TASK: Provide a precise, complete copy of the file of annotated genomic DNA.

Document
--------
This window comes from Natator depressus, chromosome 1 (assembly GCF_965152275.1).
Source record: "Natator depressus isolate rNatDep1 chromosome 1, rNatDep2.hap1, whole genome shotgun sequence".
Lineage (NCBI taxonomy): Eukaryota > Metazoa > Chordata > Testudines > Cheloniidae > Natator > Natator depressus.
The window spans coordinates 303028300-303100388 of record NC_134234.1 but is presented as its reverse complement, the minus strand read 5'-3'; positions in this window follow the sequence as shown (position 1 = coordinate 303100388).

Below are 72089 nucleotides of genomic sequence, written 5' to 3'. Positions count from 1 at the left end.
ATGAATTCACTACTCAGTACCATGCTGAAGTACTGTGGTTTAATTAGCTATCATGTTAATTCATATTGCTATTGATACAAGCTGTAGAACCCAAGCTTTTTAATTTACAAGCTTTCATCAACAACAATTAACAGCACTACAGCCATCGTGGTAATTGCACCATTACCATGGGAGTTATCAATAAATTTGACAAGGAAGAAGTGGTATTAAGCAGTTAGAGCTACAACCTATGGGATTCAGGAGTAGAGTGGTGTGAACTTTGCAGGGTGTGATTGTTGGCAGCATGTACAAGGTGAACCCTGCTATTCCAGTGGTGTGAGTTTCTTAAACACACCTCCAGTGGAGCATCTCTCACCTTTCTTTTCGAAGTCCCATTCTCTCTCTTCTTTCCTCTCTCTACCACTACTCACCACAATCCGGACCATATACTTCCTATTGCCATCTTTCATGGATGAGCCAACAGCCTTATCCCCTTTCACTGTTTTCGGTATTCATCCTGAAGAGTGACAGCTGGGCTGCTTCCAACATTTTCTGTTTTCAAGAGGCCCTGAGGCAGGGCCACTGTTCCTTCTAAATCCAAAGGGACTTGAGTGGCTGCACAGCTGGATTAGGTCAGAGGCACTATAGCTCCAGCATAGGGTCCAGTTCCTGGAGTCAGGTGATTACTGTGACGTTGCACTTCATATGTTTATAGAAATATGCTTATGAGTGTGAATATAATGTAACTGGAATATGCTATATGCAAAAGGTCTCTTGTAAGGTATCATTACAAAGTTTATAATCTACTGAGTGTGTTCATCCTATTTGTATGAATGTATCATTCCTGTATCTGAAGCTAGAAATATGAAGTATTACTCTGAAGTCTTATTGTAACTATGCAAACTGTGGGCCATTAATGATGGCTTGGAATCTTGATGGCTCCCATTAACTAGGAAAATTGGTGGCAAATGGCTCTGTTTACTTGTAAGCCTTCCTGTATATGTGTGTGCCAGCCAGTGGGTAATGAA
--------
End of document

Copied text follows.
This window comes from Natator depressus, chromosome 1 (assembly GCF_965152275.1).
Source record: "Natator depressus isolate rNatDep1 chromosome 1, rNatDep2.hap1, whole genome shotgun sequence".
Lineage (NCBI taxonomy): Eukaryota > Metazoa > Chordata > Testudines > Cheloniidae > Natator > Natator depressus.
The window spans coordinates 303028300-303100388 of record NC_134234.1 but is presented as its reverse complement, the minus strand read 5'-3'; positions in this window follow the sequence as shown (position 1 = coordinate 303100388).

Below are 72089 nucleotides of genomic sequence, written 5' to 3'. Positions count from 1 at the left end.
ATGAATTCACTACTCAGTACCATGCTGAAGTACTGTGGTTTAATTAGCTATCATGTTAATTCATATTGCTATTGATACAAGCTGTAGAACCCAAGCTTTTTAATTTACAAGCTTTCATCAACAACAATTAACAGCACTACAGCCATCGTGGTAATTGCACCATTACCATGGGAGTTATCAATAAATTTGACAAGGAAGAAGTGGTATTAAGCAGTTAGAGCTACAACCTATGGGATTCAGGAGTAGAGTGGTGTGAACTTTGCAGGGTGTGATTGTTGGCAGCATGTACAAGGTGAACCCTGCTATTCCAGTGGTGTGAGTTTCTTAAACACACCTCCAGTGGAGCATCTCTCACCTTTCTTTTCGAAGTCCCATTCTCTCTCTTCTTTCCTCTCTCTACCACTACTCACCACAATCCGGACCATATACTTCCTATTGCCATCTTTCATGGATGAGCCAACAGCCTTATCCCCTTTCACTGTTTTCGGTATTCATCCTGAAGAGTGACAGCTGGGCTGCTTCCAACATTTTCTGTTTTCAAGAGGCCCTGAGGCAGGGCCACTGTTCCTTCTAAATCCAAAGGGACTTGAGTGGCTGCACAGCTGGATTAGGTCAGAGGCACTATAGCTCCAGCATAGGGTCCAGTTCCTGGAGTCAGGTGATTACTGTGACGTTGCACTTCATATGTTTATAGAAATATGCTTATGAGTGTGAATATAATGTAACTGGAATATGCTATATGCAAAAGGTCTCTTGTAAGGTATCATTACAAAGTTTATAATCTACTGAGTGTGTTCATCCTATTTGTATGAATGTATCATTCCTGTATCTGAAGCTAGAAATATGAAGTATTACTCTGAAGTCTTATTGTAACTATGCAAACTGTGGGCCATTAATGATGGCTTGGAATCTTGATGGCTCCCATTAACTAGGAAAATTGGTGGCAAATGGCTCTGTTTACTTGTAAGCCTTCCTGTATATGTGTGTGCCAGCCAGTGGGTAATGAA